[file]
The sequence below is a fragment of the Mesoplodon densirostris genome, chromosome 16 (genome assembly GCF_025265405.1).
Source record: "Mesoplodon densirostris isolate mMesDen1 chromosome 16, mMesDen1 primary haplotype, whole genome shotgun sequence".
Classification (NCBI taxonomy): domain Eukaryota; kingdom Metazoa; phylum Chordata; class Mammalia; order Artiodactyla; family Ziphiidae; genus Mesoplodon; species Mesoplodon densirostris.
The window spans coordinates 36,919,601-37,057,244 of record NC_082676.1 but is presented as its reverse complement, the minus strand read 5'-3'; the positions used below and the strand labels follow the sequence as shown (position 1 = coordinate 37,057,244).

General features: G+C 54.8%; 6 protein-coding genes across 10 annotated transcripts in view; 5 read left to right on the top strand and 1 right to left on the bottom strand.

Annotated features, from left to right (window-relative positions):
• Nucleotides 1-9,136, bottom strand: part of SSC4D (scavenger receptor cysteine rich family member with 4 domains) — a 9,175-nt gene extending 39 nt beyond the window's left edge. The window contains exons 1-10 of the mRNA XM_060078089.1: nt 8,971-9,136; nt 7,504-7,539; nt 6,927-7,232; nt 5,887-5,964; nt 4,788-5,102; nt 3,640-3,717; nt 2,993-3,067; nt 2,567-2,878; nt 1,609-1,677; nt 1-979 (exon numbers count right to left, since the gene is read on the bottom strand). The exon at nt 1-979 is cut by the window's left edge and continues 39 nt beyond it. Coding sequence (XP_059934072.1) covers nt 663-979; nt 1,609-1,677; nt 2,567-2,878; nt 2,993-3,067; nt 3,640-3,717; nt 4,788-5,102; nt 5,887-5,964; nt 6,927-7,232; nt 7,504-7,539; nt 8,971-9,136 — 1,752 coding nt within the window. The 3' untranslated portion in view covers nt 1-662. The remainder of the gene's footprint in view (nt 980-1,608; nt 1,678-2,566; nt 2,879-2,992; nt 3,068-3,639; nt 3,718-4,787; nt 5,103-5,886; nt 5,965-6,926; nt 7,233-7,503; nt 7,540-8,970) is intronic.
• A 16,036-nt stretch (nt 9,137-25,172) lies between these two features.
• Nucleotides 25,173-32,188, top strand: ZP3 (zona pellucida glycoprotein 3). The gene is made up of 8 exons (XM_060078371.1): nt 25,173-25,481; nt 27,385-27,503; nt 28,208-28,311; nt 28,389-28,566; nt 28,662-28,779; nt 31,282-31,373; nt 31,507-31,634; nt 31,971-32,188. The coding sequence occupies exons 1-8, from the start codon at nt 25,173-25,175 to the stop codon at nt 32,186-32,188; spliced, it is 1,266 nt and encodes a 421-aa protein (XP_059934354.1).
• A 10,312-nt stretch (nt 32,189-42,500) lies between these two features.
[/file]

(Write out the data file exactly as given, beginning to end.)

The sequence below is a fragment of the Mesoplodon densirostris genome, chromosome 16 (genome assembly GCF_025265405.1).
Source record: "Mesoplodon densirostris isolate mMesDen1 chromosome 16, mMesDen1 primary haplotype, whole genome shotgun sequence".
Classification (NCBI taxonomy): domain Eukaryota; kingdom Metazoa; phylum Chordata; class Mammalia; order Artiodactyla; family Ziphiidae; genus Mesoplodon; species Mesoplodon densirostris.
The window spans coordinates 36,919,601-37,057,244 of record NC_082676.1 but is presented as its reverse complement, the minus strand read 5'-3'; the positions used below and the strand labels follow the sequence as shown (position 1 = coordinate 37,057,244).

General features: G+C 54.8%; 6 protein-coding genes across 10 annotated transcripts in view; 5 read left to right on the top strand and 1 right to left on the bottom strand.

Annotated features, from left to right (window-relative positions):
• Nucleotides 1-9,136, bottom strand: part of SSC4D (scavenger receptor cysteine rich family member with 4 domains) — a 9,175-nt gene extending 39 nt beyond the window's left edge. The window contains exons 1-10 of the mRNA XM_060078089.1: nt 8,971-9,136; nt 7,504-7,539; nt 6,927-7,232; nt 5,887-5,964; nt 4,788-5,102; nt 3,640-3,717; nt 2,993-3,067; nt 2,567-2,878; nt 1,609-1,677; nt 1-979 (exon numbers count right to left, since the gene is read on the bottom strand). The exon at nt 1-979 is cut by the window's left edge and continues 39 nt beyond it. Coding sequence (XP_059934072.1) covers nt 663-979; nt 1,609-1,677; nt 2,567-2,878; nt 2,993-3,067; nt 3,640-3,717; nt 4,788-5,102; nt 5,887-5,964; nt 6,927-7,232; nt 7,504-7,539; nt 8,971-9,136 — 1,752 coding nt within the window. The 3' untranslated portion in view covers nt 1-662. The remainder of the gene's footprint in view (nt 980-1,608; nt 1,678-2,566; nt 2,879-2,992; nt 3,068-3,639; nt 3,718-4,787; nt 5,103-5,886; nt 5,965-6,926; nt 7,233-7,503; nt 7,540-8,970) is intronic.
• A 16,036-nt stretch (nt 9,137-25,172) lies between these two features.
• Nucleotides 25,173-32,188, top strand: ZP3 (zona pellucida glycoprotein 3). The gene is made up of 8 exons (XM_060078371.1): nt 25,173-25,481; nt 27,385-27,503; nt 28,208-28,311; nt 28,389-28,566; nt 28,662-28,779; nt 31,282-31,373; nt 31,507-31,634; nt 31,971-32,188. The coding sequence occupies exons 1-8, from the start codon at nt 25,173-25,175 to the stop codon at nt 32,186-32,188; spliced, it is 1,266 nt and encodes a 421-aa protein (XP_059934354.1).
• A 10,312-nt stretch (nt 32,189-42,500) lies between these two features.